The PARAMETRIC instruction is not specified by either 1149.1 or 1149.4—it is unique to the present invention. When the PARAMETRIC instruction is active, parametricMode is logic 1, which allows the analog switches to be controlled by data from the BSSR, and the cell is in test mode (selectJtagOut is active). During this mode, Update is suppressed, so that the state of the pin is maintained at whatever state was set to during the most recent EXTEST mode. In PARAMETRIC mode, many parametric tests can be performed, as will be discussed later (such as measuring output drive, pull-up resistance, and input switching point voltage).
During all “Other” instructions, the circuit of
The circuit of
According to another embodiment of the present invention, for pins that have two dedicated BSSR bits, typically one for data and another for enable, the circuit of
Applications to 1149.4
The circuit described and claimed in Applicant's aforementioned U.S. patent application Ser. No. 09/768,501 can be modified to obtain the analog boundary module (ABM) circuit 140 of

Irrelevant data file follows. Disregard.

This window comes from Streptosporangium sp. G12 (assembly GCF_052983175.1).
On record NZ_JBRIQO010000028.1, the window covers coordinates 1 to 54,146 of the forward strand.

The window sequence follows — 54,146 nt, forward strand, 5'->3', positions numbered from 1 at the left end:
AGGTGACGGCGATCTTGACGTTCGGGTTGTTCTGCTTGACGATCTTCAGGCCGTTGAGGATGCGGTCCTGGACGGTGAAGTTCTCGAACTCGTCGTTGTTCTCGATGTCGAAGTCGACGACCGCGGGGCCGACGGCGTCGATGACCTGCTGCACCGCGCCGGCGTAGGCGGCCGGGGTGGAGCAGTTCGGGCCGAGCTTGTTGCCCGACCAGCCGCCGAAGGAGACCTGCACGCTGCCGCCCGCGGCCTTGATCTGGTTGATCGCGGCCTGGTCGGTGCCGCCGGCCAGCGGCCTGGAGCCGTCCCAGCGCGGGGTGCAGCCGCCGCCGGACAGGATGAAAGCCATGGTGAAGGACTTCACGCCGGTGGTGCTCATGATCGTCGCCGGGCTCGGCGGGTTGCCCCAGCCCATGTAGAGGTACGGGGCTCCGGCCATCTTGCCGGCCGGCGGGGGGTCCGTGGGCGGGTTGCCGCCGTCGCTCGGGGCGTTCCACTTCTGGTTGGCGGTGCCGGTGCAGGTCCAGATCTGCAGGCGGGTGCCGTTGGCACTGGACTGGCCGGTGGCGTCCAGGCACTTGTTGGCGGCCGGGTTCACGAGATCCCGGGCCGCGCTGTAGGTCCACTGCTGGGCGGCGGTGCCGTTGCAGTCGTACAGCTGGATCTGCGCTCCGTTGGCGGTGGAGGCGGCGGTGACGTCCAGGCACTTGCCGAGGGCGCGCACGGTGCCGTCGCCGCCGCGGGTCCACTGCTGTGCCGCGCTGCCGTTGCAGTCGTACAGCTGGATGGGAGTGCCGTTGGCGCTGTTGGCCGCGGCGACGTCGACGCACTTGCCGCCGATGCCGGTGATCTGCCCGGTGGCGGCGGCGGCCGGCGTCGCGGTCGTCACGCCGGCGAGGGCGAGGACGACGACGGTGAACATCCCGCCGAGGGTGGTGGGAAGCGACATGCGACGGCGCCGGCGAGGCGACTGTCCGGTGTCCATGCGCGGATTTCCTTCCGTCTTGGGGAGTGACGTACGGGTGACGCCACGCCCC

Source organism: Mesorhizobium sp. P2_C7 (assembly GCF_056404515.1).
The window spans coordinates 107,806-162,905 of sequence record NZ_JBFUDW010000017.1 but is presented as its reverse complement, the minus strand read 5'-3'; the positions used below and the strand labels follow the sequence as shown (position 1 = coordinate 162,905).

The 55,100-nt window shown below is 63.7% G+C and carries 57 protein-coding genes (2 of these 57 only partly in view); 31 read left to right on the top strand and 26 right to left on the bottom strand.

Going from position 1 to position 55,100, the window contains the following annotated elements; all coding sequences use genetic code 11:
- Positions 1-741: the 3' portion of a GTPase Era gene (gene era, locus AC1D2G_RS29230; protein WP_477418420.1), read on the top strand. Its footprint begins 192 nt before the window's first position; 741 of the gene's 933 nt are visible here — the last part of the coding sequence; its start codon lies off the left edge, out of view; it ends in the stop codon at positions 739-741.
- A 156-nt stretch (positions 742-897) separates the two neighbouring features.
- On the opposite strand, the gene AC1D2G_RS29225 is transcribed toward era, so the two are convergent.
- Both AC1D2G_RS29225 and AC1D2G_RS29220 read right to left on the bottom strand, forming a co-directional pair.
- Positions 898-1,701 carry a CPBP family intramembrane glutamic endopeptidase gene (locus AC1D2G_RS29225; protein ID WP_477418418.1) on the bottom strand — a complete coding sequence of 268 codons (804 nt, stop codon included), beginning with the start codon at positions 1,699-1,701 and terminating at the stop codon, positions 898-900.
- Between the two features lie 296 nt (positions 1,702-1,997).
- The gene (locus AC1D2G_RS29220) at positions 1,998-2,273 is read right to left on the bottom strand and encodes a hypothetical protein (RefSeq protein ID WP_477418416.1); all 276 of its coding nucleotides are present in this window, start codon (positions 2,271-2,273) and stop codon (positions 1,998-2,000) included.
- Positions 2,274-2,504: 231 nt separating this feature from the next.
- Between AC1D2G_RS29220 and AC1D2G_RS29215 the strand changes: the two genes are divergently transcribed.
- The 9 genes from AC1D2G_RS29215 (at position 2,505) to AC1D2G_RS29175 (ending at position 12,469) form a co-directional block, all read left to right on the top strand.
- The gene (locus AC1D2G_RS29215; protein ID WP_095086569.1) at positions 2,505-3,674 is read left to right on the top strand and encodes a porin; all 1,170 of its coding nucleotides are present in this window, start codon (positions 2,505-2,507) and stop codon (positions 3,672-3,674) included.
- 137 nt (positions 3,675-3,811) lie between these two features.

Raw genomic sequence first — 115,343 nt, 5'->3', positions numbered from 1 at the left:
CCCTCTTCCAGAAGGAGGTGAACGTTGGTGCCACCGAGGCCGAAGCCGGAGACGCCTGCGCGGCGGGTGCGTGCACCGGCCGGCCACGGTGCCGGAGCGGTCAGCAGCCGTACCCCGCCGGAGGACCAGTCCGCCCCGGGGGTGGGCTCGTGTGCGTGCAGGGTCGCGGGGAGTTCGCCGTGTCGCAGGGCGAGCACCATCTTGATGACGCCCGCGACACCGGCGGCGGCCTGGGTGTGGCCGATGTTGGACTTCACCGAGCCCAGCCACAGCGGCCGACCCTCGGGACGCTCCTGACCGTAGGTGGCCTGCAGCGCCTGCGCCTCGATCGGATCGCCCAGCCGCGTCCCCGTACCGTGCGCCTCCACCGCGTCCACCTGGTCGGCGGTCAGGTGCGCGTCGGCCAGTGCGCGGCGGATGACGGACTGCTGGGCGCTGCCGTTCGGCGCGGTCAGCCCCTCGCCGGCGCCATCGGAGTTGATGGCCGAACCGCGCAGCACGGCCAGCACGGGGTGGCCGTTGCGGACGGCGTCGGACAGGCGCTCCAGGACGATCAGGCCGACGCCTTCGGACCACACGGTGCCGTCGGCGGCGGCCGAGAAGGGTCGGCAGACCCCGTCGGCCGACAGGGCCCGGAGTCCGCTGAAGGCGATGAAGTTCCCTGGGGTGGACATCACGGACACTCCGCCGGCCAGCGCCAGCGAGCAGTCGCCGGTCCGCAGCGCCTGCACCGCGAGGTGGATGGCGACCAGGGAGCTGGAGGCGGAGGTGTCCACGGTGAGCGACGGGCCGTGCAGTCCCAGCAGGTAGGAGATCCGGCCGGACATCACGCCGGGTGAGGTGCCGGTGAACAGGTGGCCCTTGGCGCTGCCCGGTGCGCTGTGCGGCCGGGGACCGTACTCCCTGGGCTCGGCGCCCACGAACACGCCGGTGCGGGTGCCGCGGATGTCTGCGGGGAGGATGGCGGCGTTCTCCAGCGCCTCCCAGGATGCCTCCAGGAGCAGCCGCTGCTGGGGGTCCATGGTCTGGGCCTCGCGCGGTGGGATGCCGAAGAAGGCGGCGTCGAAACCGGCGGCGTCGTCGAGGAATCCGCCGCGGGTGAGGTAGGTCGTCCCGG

A different embodiment is shown in circuit 150 of
During PARAMETRIC mode for the circuit of
During PARAMETRIC mode for the circuits of
Preferably, an IC would contain a consistent set of boundary scan cells, constructed according to the present invention, for its analog and digital pins. Specifically, it would contain conventional 1149.1 digital boundary scan cells, such as the prior art shown in
Alternatively, the IC would contain conventional 1149.1 digital boundary scan cells, 1149.1 digital boundary scan cells with analog access, as shown in
As shown in
The state of all output pins of all chips controlled via the 1149.1 TAP signals is constant while the Shift-DR state is active. Therefore, the values shifted out via TDO during the PARAMETRIC mode are the same as would be output if a comparator were located within every boundary module and the comparator outputs captured within each pin's BSSR element. The two approaches give essentially the same results, but using a single comparator (connecting AB2 and AT2) uses less area on the semiconductor, conveniently permits an adjustable reference voltage to be used, and permits a higher performance comparator (or a selection of comparators) to be used.
The circuit in
The circuit of